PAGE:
“Exceedingly sensitive and compassionate portrait of contemporary America. You have achieved in song what I attempt in paint. Congratulations.”
James Wyeth is quoted on the back cover which adequately sums up the feel of the album. After reading this poignant quote and turning the cover over to the front, it all makes sense. The cut up transparencies sandwiched together, burned in, partially washed out, and distorted–all tell the visual story of the tracks contained herein.
Side one starts out with the composition, “Lincoln’s Train”. The song gives one the feel of waiting for a train to catch a glimpse of a dead president’s corpse. The interweaving voices sort of give it a strange psychedelic feel to it. It doesn’t quite sound right the first time, does after multiple listens.
It especially fits into place by the next song, “Holly On My Mind”, a mysteriously sounding track with a tastefully composed string section, only adding to the spookiness and the cloudy vision of the album’s theme.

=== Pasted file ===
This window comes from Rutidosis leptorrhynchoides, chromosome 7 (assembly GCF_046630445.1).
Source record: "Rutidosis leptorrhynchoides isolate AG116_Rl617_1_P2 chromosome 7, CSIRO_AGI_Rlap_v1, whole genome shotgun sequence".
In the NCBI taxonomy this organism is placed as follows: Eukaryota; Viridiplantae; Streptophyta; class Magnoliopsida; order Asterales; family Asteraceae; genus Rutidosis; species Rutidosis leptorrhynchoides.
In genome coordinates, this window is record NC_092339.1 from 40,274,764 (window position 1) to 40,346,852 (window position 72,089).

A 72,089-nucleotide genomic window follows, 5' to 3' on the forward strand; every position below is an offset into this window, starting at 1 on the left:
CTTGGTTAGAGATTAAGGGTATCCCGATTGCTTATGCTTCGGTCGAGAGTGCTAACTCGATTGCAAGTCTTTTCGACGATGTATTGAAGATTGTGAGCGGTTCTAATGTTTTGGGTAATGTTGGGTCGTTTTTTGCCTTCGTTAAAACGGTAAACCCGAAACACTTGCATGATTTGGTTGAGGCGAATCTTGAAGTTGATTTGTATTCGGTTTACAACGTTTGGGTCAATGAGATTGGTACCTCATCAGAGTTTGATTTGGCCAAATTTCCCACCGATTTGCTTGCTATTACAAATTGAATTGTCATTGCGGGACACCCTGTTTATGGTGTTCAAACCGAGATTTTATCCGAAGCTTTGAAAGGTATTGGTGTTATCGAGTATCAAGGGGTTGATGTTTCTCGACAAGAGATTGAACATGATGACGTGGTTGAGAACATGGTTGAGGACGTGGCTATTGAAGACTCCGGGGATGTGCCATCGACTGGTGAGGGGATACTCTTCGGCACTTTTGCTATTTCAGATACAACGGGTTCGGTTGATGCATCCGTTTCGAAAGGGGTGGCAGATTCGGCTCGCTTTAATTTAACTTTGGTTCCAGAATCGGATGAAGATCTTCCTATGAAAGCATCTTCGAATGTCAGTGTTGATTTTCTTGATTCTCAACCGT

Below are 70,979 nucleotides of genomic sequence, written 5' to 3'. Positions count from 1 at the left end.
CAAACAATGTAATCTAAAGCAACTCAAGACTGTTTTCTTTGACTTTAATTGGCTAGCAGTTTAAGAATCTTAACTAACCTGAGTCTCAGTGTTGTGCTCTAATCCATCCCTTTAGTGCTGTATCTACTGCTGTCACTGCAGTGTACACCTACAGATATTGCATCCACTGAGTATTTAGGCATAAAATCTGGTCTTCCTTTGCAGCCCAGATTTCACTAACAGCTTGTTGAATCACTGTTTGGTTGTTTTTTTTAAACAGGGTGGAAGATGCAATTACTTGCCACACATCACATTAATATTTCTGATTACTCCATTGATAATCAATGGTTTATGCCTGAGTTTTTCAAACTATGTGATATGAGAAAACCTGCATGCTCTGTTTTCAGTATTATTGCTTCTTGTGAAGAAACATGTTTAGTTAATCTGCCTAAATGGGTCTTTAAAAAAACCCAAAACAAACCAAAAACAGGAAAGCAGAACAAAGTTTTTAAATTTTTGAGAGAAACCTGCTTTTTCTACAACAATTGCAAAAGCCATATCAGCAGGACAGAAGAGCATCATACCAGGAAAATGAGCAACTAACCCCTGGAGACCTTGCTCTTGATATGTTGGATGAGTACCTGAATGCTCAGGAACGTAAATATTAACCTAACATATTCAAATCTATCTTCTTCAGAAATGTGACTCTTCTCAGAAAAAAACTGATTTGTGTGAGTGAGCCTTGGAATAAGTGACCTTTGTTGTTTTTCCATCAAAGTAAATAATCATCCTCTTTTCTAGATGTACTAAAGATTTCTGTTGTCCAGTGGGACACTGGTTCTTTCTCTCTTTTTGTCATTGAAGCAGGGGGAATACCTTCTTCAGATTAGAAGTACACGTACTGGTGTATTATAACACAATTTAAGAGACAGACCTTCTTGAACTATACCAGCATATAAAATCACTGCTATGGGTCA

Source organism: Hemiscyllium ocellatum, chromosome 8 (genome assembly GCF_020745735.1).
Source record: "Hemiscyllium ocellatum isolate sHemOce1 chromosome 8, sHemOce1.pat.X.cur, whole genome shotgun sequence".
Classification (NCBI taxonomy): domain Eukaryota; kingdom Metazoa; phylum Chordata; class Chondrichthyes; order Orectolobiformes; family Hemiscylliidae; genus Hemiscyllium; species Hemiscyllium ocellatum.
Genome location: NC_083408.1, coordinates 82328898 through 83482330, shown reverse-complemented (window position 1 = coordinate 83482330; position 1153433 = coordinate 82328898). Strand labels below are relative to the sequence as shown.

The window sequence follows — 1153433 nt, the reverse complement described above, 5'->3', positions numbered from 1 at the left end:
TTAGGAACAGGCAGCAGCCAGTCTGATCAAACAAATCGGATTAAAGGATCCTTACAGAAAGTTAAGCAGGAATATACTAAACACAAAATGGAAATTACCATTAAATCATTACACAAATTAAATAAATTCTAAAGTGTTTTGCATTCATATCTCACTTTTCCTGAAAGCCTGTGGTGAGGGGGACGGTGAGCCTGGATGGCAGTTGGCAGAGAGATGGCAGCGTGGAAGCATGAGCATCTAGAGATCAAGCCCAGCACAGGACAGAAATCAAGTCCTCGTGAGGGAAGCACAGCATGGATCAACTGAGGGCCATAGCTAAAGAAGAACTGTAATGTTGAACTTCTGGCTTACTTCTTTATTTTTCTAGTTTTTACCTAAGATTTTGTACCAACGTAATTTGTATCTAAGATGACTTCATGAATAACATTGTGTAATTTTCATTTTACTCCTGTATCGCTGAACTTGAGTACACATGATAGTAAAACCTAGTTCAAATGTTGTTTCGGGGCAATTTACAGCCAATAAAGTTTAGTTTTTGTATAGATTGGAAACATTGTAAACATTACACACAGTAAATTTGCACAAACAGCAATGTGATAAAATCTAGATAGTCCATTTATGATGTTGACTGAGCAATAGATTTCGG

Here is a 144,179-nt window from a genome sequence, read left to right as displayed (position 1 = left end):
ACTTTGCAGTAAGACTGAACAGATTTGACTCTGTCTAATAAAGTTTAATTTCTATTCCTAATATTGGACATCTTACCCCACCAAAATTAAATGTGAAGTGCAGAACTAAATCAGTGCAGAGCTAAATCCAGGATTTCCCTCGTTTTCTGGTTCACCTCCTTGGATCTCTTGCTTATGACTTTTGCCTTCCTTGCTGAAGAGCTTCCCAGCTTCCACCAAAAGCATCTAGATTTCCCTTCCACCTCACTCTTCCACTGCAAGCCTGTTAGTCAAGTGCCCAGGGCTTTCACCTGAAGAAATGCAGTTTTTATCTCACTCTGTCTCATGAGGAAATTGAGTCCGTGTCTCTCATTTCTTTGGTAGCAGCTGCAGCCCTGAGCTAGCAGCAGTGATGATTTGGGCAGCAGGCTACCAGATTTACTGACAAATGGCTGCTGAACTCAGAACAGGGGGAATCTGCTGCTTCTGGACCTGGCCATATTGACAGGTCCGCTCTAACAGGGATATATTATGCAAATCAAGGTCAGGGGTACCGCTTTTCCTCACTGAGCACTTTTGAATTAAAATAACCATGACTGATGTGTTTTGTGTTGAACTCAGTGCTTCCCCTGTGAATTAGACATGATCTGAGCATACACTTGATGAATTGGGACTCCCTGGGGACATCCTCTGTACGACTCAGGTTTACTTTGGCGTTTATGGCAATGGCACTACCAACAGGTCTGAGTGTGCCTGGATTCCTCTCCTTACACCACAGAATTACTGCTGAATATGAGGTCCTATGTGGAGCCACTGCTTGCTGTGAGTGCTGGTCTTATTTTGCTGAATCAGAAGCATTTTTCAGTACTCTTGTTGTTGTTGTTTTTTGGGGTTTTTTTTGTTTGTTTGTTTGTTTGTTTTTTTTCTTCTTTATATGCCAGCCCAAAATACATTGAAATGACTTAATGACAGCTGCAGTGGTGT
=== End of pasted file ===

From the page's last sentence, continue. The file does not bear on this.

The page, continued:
“Mucky Truckey River”, the record’s third track, if you can surmise from the rhyming of the title, sounds like it should be on a Goldebriar’s album instead. Sounds somewhat out of place, however other listeners might disagree.
“Nebraska Widow”, the album’s next band, certainly makes up for the last song. It gets right back to the underlying theme of the album. Sparse. Simple. Beautiful.
Side One’s closer, “July You’re a Woman”, is reminiscent of a much more simpler time when getting drunk out of your mind was still okay.
Side Two, begins with the dramatic “Dark Prairie”. One can imagine storm clouds forming from what look like miles away on the Northern Plains and playing this song to accompany the foreboding mood. The next three songs all sort of flow together; the listener doesn’t really notice where one ends and begins, which isn’t a bad thing at all.
The side’s last song, “Draft Age”, is about a young man getting his draft card in the mail as a birthday gift, which as many already know, was a popular theme to explore in the sixties. This song only adds to the already tough prairie life and the disquieting sense of the record and the compositions contained.
“Signals Through The Glass” is a fine album to explore when one has already listened to all of the commercial folk/ psych artists of the time. It’s a minor gem that I’d place somewhere between Simon Finn and The Poppy Family if my record collection was that organized. It’s been reissued a few times throughout the years, so a clean copy should be fairly easy to find for little money.